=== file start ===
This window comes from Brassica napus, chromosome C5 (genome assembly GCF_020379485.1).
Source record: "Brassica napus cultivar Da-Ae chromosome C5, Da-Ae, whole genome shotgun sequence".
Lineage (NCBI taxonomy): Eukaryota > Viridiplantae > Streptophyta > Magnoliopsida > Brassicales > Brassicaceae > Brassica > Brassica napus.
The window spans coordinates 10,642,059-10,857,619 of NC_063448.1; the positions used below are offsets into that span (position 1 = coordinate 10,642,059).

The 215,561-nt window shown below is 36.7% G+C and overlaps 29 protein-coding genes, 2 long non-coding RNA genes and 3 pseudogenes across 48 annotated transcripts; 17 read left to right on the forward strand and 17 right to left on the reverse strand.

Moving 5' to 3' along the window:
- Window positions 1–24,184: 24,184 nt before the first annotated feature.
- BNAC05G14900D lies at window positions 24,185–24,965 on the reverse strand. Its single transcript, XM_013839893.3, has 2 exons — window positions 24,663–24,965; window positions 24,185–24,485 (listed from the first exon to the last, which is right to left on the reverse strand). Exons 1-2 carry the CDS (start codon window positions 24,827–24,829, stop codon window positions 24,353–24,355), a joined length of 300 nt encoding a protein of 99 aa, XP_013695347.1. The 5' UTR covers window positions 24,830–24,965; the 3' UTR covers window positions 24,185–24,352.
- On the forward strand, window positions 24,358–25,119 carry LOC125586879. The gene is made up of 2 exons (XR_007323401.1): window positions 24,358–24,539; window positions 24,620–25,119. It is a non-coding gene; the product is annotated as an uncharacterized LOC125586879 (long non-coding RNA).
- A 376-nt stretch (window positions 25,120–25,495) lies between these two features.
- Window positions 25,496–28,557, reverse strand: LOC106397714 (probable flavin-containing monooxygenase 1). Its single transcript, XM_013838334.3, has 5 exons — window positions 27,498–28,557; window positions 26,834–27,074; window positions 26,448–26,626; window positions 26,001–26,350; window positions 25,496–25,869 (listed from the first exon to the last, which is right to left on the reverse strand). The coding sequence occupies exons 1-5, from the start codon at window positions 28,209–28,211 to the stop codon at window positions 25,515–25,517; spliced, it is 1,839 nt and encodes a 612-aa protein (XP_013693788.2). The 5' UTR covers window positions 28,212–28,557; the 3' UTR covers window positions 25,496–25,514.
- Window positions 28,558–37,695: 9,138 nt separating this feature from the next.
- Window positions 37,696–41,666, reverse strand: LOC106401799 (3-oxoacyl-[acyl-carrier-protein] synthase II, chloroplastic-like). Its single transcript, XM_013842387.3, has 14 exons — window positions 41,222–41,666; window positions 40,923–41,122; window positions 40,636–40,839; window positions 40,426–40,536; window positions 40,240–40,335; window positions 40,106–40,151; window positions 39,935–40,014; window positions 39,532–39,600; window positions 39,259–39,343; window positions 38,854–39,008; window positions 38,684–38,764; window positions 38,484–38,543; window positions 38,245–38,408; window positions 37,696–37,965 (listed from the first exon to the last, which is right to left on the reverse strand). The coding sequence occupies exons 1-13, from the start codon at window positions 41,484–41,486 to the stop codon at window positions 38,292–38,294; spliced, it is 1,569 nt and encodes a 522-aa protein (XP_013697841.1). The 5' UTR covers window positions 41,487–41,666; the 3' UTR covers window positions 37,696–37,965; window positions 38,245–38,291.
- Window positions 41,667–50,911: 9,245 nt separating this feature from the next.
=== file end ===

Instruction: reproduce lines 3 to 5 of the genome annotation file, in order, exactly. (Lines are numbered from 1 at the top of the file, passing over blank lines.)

Lineage (NCBI taxonomy): Eukaryota > Viridiplantae > Streptophyta > Magnoliopsida > Brassicales > Brassicaceae > Brassica > Brassica napus.
The window spans coordinates 10,642,059-10,857,619 of NC_063448.1; the positions used below are offsets into that span (position 1 = coordinate 10,642,059).

The 215,561-nt window shown below is 36.7% G+C and overlaps 29 protein-coding genes, 2 long non-coding RNA genes and 3 pseudogenes across 48 annotated transcripts; 17 read left to right on the forward strand and 17 right to left on the reverse strand.